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Vascular risk factors for incident Alzheimer disease and vascular dementia: the Cache County study.
Alzheimer Dis Assoc Disord 2006 Apr-Jun; 20(2):93-100AD

Abstract

Vascular risk factors for Alzheimer disease (AD) and vascular dementia (VaD) have been evaluated; however, few studies have compared risks by dementia subtypes and sex. We evaluated relationships between cardiovascular risk factors (hypertension, high cholesterol, diabetes mellitus, and obesity), events (stroke, coronary artery bypass graft surgery, and myocardial infarction), and subsequent risk of AD and VaD by sex in a community-based cohort of 3264 Cache County residents aged 65 or older. Cardiovascular history was ascertained by self-report or proxy-report in detailed interviews. AD and VaD were diagnosed using standard criteria. Estimates from discrete-time survival models showed no association between self-reported history of hypertension and high cholesterol and AD after adjustments. Hypertension increased the risk of VaD [adjusted hazard ratio (aHR) 2.42, 95% confidence interval (CI) 0.95-7.44]. Obesity increased the risk of AD in females (aHR 2.23, 95% CI 1.09-4.30) but not males. Diabetes increased the risk of VaD in females after adjustments (aHR 3.33, 95% CI 1.03-9.78) but not males. The risk of VaD after stroke was increased in females (aHR 16.90, 95% CI 5.58-49.03) and males (aHR 10.95, 95% CI 2.48-44.78). The results indicate that vascular factors increase risks for AD and VaD differentially by sex. Future studies should focus on specific causal pathways for each of these factors with regard to sex to determine if sex differences in the prevalence of vascular factors have an influence on sex differences in dementia risk.

Authors+Show Affiliations

Department of Medicine, Division of Neurology, Duke University Medical Center, Durham, NC 27705, USA. khayden@duke.eduNo affiliation info availableNo affiliation info availableNo affiliation info availableNo affiliation info availableNo affiliation info availableNo affiliation info availableNo affiliation info availableNo affiliation info availableNo affiliation info availableNo affiliation info availableNo affiliation info availableNo affiliation info available

Pub Type(s)

Journal Article
Research Support, N.I.H., Extramural

Language

eng

PubMed ID

16772744

Citation

Hayden, Kathleen M., et al. "Vascular Risk Factors for Incident Alzheimer Disease and Vascular Dementia: the Cache County Study." Alzheimer Disease and Associated Disorders, vol. 20, no. 2, 2006, pp. 93-100.
Hayden KM, Zandi PP, Lyketsos CG, et al. Vascular risk factors for incident Alzheimer disease and vascular dementia: the Cache County study. Alzheimer Dis Assoc Disord. 2006;20(2):93-100.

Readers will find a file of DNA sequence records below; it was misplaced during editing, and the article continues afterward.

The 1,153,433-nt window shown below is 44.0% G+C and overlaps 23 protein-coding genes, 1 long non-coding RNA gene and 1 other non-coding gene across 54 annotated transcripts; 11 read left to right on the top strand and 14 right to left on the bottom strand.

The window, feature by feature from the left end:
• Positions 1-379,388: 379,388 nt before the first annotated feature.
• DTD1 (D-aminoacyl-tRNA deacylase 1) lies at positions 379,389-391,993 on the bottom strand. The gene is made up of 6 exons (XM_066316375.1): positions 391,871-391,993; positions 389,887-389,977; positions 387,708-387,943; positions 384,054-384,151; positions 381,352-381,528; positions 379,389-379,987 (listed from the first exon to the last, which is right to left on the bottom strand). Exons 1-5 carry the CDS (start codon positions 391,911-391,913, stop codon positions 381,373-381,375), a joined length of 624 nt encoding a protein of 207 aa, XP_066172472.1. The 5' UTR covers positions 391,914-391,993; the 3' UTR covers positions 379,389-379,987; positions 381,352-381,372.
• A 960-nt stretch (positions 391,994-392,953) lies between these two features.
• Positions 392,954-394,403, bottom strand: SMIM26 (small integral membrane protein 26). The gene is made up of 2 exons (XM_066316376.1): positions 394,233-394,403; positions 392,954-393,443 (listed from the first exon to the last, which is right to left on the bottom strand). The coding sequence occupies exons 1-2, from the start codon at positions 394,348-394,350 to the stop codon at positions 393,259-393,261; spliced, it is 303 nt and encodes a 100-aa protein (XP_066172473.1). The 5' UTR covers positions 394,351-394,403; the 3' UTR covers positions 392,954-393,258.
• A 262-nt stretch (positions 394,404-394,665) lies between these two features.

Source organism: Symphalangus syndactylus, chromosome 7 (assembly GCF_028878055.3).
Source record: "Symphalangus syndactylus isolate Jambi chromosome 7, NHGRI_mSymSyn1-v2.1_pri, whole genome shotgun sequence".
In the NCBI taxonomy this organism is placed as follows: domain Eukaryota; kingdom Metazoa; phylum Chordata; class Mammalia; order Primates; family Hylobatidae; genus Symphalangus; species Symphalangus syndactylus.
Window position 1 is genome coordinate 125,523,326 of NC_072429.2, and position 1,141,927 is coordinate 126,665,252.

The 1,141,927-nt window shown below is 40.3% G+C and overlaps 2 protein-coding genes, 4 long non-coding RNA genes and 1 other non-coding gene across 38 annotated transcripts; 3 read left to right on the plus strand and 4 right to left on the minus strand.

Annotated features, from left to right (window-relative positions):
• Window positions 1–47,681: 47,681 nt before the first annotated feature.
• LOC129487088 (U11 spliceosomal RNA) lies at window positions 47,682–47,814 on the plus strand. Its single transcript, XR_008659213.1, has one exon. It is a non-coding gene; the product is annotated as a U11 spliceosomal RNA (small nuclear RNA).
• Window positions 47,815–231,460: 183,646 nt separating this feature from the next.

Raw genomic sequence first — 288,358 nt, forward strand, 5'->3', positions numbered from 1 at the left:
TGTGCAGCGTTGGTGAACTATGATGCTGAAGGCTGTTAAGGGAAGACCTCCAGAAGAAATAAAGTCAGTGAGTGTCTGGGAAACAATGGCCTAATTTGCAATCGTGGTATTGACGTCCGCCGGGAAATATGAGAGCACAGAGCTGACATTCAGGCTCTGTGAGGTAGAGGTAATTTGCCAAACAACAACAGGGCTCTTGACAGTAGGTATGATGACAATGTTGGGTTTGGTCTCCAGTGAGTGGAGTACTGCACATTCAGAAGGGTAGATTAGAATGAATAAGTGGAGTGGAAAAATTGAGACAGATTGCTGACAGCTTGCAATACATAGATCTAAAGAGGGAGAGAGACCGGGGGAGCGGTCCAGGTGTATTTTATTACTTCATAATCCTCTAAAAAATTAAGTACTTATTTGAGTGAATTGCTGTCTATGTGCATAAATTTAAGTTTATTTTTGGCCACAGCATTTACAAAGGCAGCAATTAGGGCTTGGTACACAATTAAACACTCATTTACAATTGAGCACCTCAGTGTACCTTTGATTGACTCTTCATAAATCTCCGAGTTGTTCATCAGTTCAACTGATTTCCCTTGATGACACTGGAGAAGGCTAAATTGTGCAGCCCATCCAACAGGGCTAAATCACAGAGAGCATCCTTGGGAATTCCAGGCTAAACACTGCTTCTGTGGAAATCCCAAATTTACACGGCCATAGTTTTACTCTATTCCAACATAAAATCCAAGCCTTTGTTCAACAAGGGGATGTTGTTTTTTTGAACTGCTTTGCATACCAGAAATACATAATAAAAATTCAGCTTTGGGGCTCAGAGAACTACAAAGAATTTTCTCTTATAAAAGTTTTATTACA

Hayden, K. M., Zandi, P. P., Lyketsos, C. G., Khachaturian, A. S., Bastian, L. A., Charoonruk, G., ... Welsh-Bohmer, K. A. (2006). Vascular risk factors for incident Alzheimer disease and vascular dementia: the Cache County study. Alzheimer Disease and Associated Disorders, 20(2), pp. 93-100.
Hayden KM, et al. Vascular Risk Factors for Incident Alzheimer Disease and Vascular Dementia: the Cache County Study. Alzheimer Dis Assoc Disord. 2006;20(2):93-100. PubMed PMID: 16772744.
* Article titles in AMA citation format should be in sentence-case
TY - JOUR T1 - Vascular risk factors for incident Alzheimer disease and vascular dementia: the Cache County study. AU - Hayden,Kathleen M, AU - Zandi,Peter P, AU - Lyketsos,Constantine G, AU - Khachaturian,Ara S, AU - Bastian,Lori A, AU - Charoonruk,Gene, AU - Tschanz,JoAnn T, AU - Norton,Maria C, AU - Pieper,Carl F, AU - Munger,Ron G, AU - Breitner,John C S, AU - Welsh-Bohmer,Kathleen A, AU - ,, PY - 2006/6/15/pubmed PY - 2006/9/29/medline PY - 2006/6/15/entrez SP - 93 EP - 100 JF - Alzheimer disease and associated disorders JO - Alzheimer Dis Assoc Disord VL - 20 IS - 2 N2 - Vascular risk factors for Alzheimer disease (AD) and vascular dementia (VaD) have been evaluated; however, few studies have compared risks by dementia subtypes and sex. We evaluated relationships between cardiovascular risk factors (hypertension, high cholesterol, diabetes mellitus, and obesity), events (stroke, coronary artery bypass graft surgery, and myocardial infarction), and subsequent risk of AD and VaD by sex in a community-based cohort of 3264 Cache County residents aged 65 or older. Cardiovascular history was ascertained by self-report or proxy-report in detailed interviews. AD and VaD were diagnosed using standard criteria. Estimates from discrete-time survival models showed no association between self-reported history of hypertension and high cholesterol and AD after adjustments. Hypertension increased the risk of VaD [adjusted hazard ratio (aHR) 2.42, 95% confidence interval (CI) 0.95-7.44]. Obesity increased the risk of AD in females (aHR 2.23, 95% CI 1.09-4.30) but not males. Diabetes increased the risk of VaD in females after adjustments (aHR 3.33, 95% CI 1.03-9.78) but not males. The risk of VaD after stroke was increased in females (aHR 16.90, 95% CI 5.58-49.03) and males (aHR 10.95, 95% CI 2.48-44.78). The results indicate that vascular factors increase risks for AD and VaD differentially by sex. Future studies should focus on specific causal pathways for each of these factors with regard to sex to determine if sex differences in the prevalence of vascular factors have an influence on sex differences in dementia risk. SN - 0893-0341 UR - https://www.unboundmedicine.com/medline/citation/16772744/Vascular_risk_factors_for_incident_Alzheimer_disease_and_vascular_dementia:_the_Cache_County_study_ L2 - http://dx.doi.org/10.1097/01.wad.0000213814.43047.86 DB - PRIME DP - Unbound Medicine ER -